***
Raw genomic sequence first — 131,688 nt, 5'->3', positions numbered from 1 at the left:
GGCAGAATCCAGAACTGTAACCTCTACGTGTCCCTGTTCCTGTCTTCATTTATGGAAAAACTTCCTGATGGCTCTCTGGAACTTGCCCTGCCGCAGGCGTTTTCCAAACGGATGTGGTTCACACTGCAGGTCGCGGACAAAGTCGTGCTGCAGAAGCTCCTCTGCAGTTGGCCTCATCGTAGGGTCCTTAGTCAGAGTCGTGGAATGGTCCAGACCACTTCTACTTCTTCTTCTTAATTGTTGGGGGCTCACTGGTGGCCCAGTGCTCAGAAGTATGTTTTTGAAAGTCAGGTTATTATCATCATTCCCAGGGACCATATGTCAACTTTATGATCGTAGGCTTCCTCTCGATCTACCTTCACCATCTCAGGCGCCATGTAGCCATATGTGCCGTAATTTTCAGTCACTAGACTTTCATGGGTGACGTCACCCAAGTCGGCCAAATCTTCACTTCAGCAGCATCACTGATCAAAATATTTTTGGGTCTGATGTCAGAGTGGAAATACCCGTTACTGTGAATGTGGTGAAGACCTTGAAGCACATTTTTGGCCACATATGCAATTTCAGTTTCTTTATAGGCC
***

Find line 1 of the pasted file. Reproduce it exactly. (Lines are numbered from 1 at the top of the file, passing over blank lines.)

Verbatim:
Raw genomic sequence first — 131,688 nt, 5'->3', positions numbered from 1 at the left: